By Paris Spence-Lang
Period piece fails to liberate Simón Bolivar’s story
VANCOUVER — This is the story of a collection of South American cultural groups who were oppressed by the Spanish monarchy, and the one man who had no choice but to keep them all together. It’s The Liberator, a wide-reaching epic on the life of Simón Bolivar, Venezuelan military and political leader who led the South American revolution against Spain.
Beginning with Bolivar escaping an assassination attempt, the film quickly flashes back to his life as a young aristocrat. A colonial nobleman, Bolivar is amazed by the frivolity of the Spanish nobility, but still meets one he likes enough to marry. He returns to his homeland of Venezuela with his new bride, Maria Theresa, and, with her help, slowly becomes aware of the increasing Spanish oppression of the area. After Maria Theresa’s death, Bolivar moves to Paris, where he is convinced to liberate his country by English banker Torkington. After a brief fight, Bolivar is captured and exiled to the jungles of Cartagena, Columbia, where he creates a grassroots army and takes the fight to Spain.
The opening sequences are delightful, with María Valverde (Maria Theresa) being the clear highlight of the film. But when Maria Theresa dies, the film is left with little to love. This catalyst would mark the true beginning of most epics, but it marks the end of a coherent story for The Liberator, and, like Bolivar in Paris after the death of his wife, the film begins to fall apart. The story seems simple in the summary above, but director Alberto Alvaro seems unable to connect the historical dots. Things happen so quickly that the viewer is hard-pressed to even know where Bolivar is at any moment; in one scene, Bolivar is taking a stroll in a Parisian garden, but it cuts away to Bolivar already mid-battle in the revolution. And the battles: any historian worth their salt will be shaking their head at the ill-conceived battle sequences that seem to have thrown research to the wayside. Character development is also thrown to the wayside, with each character seeming to have no true purpose. In addition to tangled plot points and pointless, cookie-cutter characters, the film is occasionally so cliché that Bolivar shouts “Freedom!” while standing next to his Irish general, leaving the viewer to wonder if Bolivar wrote his speeches while watching Braveheart.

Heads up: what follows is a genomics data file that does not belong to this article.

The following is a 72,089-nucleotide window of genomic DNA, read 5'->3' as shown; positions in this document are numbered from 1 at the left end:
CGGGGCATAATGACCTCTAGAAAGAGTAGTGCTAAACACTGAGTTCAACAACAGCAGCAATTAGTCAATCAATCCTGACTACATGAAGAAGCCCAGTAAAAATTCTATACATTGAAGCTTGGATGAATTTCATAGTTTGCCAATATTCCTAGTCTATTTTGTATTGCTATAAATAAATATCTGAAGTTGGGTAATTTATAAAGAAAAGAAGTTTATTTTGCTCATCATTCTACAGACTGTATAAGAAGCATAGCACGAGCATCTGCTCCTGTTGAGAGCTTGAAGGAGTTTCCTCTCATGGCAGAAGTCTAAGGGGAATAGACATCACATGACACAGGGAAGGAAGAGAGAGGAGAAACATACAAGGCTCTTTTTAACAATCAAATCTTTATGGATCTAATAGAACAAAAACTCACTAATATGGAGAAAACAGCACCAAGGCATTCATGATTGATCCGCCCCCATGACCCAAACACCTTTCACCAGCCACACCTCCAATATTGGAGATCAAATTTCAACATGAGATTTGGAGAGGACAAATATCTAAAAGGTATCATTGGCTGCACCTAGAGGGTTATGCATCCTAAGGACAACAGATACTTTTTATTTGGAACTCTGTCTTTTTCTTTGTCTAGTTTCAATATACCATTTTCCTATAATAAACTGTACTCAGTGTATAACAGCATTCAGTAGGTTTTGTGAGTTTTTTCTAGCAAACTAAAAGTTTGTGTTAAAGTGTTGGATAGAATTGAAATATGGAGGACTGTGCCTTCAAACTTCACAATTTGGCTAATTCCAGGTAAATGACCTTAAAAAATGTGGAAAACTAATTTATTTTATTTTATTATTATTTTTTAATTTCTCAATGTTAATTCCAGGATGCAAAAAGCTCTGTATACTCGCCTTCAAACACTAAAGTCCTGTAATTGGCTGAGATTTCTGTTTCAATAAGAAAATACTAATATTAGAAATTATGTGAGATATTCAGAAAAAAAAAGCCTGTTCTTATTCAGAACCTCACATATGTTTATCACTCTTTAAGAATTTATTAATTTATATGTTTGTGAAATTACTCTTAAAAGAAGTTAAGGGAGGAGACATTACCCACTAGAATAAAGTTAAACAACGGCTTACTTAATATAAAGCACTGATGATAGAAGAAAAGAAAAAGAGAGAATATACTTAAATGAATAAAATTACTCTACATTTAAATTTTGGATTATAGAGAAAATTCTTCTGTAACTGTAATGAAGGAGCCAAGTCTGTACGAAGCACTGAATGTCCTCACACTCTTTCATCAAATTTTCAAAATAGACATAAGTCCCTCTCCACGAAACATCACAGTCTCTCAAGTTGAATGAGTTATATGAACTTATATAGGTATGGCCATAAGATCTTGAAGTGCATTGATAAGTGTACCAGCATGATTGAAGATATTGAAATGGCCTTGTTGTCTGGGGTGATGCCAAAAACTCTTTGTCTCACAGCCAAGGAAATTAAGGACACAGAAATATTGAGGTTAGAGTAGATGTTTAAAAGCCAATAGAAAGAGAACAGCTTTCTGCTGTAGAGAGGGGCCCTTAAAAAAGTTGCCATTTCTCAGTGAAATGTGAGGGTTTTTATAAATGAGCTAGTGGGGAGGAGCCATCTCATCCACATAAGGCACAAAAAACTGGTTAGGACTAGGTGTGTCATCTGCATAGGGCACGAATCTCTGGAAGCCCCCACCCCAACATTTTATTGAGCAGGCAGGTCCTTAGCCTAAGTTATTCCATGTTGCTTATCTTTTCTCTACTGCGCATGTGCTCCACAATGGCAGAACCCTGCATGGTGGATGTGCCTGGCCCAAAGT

The Liberator claims Bolivar’s army never conquered, but liberated. However, this film fails to conquer or liberate Bolivar’s story: it’s a sprawling blockbuster that, if in English, would make as much sense being at a film festival as The Patriot or Gladiator. The most frustrating thing about this movie is the excellence of the first 30 minutes, which leave the rest of the film a dull, albeit loud disappointment. While the movie is pleasing to the eyes, it serves as little more than a period piece, and should be avoided by those looking for a good historical drama.BC, British Columbia, The Liberator, Vancouver International Film Festival